ESPN last week announced it will stage its next two annual "X Games" action-sports competitions in Philadelphia.
The X Games bring together nearly 350 athletes from around the world and award nearly $1 million in monetary prizes.
Comcast Corp. was instrumental in bringing the games to its hometown. Its Comcast Cable Communications and Comcast-Spectacor divisions signed the two-year agreement, along with the state of Pennsylvania and city of Philadelphia.
"Comcast is proud to help Philadelphia host premier international events like the X Games," president Brian Roberts said in a press release. "With our growing roster of television and communications offerings and a first-class sports arena and facilities, Comcast is committed to providing the resources to help make Philadelphia's first X Games the best ever."
Comcast-Spectacor's First Union Center in Philadelphia, which hosted last summer's Republican National Convention, will host many of the X-Games events. The company also owns the adjacent First Union Spectrum sports arena, and will also use that venue and some of the parking areas to host events, Comcast-Spectacor director of public relations Ike Richman said.
"Philadelphia represents the largest market where we've staged the games," ESPN executive vice president Ed Durso said. Its proximity to New York and Washington, D.C. will also help attract crowds, he added.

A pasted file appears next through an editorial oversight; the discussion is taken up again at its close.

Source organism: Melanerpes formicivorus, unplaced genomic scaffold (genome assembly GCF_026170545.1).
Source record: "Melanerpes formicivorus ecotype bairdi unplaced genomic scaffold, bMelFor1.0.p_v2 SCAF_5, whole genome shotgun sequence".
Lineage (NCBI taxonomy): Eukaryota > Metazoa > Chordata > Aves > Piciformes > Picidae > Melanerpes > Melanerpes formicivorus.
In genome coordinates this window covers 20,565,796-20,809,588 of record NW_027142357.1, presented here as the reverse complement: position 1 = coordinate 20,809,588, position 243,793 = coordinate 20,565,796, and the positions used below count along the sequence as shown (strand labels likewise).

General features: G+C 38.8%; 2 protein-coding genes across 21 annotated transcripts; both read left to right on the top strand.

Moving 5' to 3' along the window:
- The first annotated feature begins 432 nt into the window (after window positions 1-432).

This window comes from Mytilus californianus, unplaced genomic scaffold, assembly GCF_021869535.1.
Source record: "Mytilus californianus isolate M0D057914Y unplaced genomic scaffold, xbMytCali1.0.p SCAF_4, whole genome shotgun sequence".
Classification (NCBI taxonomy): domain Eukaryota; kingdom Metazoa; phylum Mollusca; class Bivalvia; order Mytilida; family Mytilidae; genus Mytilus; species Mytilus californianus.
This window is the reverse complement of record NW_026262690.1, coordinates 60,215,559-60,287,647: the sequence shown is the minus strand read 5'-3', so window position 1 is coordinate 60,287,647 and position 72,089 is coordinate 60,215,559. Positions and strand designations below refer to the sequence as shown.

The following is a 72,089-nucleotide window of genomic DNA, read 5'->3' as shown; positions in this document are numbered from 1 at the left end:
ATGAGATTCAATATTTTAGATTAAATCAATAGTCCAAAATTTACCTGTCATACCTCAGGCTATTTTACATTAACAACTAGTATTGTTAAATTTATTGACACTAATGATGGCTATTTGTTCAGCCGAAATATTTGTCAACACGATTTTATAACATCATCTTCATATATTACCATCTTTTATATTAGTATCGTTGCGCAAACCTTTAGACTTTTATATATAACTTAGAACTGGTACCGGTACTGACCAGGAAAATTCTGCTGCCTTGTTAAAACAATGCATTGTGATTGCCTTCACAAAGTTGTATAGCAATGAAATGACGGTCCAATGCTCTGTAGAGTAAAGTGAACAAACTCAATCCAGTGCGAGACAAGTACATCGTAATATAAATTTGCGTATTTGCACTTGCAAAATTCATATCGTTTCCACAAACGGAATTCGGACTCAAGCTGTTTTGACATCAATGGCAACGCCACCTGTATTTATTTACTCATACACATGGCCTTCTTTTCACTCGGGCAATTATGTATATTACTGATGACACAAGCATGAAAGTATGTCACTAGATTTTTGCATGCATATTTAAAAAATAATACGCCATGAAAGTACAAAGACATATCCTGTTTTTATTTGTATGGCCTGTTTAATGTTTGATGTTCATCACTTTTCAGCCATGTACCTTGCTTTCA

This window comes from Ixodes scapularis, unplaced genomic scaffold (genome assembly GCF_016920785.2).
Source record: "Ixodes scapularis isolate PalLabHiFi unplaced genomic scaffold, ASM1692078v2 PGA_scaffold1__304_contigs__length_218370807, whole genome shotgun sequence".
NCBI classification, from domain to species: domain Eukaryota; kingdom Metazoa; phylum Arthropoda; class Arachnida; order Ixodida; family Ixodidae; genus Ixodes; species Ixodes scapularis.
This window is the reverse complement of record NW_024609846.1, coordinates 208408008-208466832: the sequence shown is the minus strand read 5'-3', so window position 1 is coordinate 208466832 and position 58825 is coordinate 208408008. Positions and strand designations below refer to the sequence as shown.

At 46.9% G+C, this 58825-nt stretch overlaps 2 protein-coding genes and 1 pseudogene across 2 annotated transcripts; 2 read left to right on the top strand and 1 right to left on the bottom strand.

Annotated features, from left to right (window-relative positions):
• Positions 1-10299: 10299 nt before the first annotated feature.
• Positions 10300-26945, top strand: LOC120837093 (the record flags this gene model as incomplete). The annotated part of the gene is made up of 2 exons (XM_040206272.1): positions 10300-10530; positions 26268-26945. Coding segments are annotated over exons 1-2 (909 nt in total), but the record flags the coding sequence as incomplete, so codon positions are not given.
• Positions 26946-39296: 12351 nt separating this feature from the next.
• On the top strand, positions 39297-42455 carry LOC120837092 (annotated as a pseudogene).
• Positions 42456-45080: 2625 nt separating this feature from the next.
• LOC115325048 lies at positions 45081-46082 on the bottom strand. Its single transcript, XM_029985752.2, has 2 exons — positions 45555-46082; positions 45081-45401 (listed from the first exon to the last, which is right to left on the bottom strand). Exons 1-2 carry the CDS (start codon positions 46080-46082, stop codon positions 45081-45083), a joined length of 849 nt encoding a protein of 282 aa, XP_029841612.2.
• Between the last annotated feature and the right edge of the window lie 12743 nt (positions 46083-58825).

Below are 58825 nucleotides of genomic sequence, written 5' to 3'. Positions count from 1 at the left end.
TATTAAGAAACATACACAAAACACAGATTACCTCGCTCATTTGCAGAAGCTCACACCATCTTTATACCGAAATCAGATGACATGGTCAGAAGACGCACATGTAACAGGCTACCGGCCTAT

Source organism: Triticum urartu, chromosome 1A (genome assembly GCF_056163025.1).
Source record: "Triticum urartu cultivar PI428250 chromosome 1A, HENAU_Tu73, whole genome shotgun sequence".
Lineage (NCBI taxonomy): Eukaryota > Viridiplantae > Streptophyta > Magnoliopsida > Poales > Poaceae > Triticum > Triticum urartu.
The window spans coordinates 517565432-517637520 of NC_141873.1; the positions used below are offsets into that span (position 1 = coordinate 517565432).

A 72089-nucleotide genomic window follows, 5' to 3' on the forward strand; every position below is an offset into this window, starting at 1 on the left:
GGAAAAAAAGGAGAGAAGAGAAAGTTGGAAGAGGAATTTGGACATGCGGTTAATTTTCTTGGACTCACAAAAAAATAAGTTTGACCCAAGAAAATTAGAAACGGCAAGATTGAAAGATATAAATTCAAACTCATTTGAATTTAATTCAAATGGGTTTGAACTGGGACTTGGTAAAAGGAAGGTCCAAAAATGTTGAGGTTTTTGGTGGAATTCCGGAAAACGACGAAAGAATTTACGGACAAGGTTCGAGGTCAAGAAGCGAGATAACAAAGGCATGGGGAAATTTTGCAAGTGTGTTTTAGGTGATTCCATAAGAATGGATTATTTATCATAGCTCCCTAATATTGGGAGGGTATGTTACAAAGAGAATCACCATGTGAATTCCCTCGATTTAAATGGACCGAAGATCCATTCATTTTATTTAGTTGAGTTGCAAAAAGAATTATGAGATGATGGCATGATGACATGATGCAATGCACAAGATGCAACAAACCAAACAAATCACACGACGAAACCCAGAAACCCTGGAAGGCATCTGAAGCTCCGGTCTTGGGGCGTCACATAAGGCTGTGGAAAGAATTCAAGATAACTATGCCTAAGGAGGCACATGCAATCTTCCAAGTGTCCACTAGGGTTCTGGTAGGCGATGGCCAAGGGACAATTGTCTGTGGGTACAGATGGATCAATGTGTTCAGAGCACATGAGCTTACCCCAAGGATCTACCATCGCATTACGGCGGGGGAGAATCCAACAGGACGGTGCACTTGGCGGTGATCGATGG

As part of its deal with ESPN, Comcast will get special access to the games and their athletes, allowing the cable operator to provide extended coverage to its subscribers, Comcast vice president of original programming and promotion Jon Gorchow said.
Both Comcast Sports Net and the MSO's regional channel, CN8: The Comcast Network, plan their own coverage, including an exclusive behind-the-scenes look at the X Games.
Comcast also plans to promote the X Games through cross-channel spots, ads in programming guides and possibly through radio partnerships.
"One of the reasons ESPN was interested in Philadelphia to begin with was the marketing assets we could bring to the table," Gorchow said.
Last summer, Gorchow took a team of city officials and Comcast-Spectacor representatives to the most recent X Games in San Francisco and was impressed with what he saw there.
"The excitement level was something I hadn't seen before," Gorchow said.
Comcast would not disclose the financial terms of the contract.
"The amount of exposure the company and the facility will get out of this is tremendous," Richman said.
In addition to its on-air exposure on ESPN, ESPN2 and the ABC television network, video from parts of the X Games will streamed over the ESPN.com and EXPN.com Web sites. Past X Games have drawn crowds of up to 200,000, and Durso said he believes the Philadelphia events will draw even more.
The games, which feature such action sports as skateboarding and bicycle stunt riding, draw a decidedly young audience. ESPN's announcement last week quoted a recent Harris Interactive Survey that rated the X Games as the second-most appealing sports event to U.S. children ages 6 to 17, behind only the Olympics.
The events are also shown to ESPN audiences worldwide.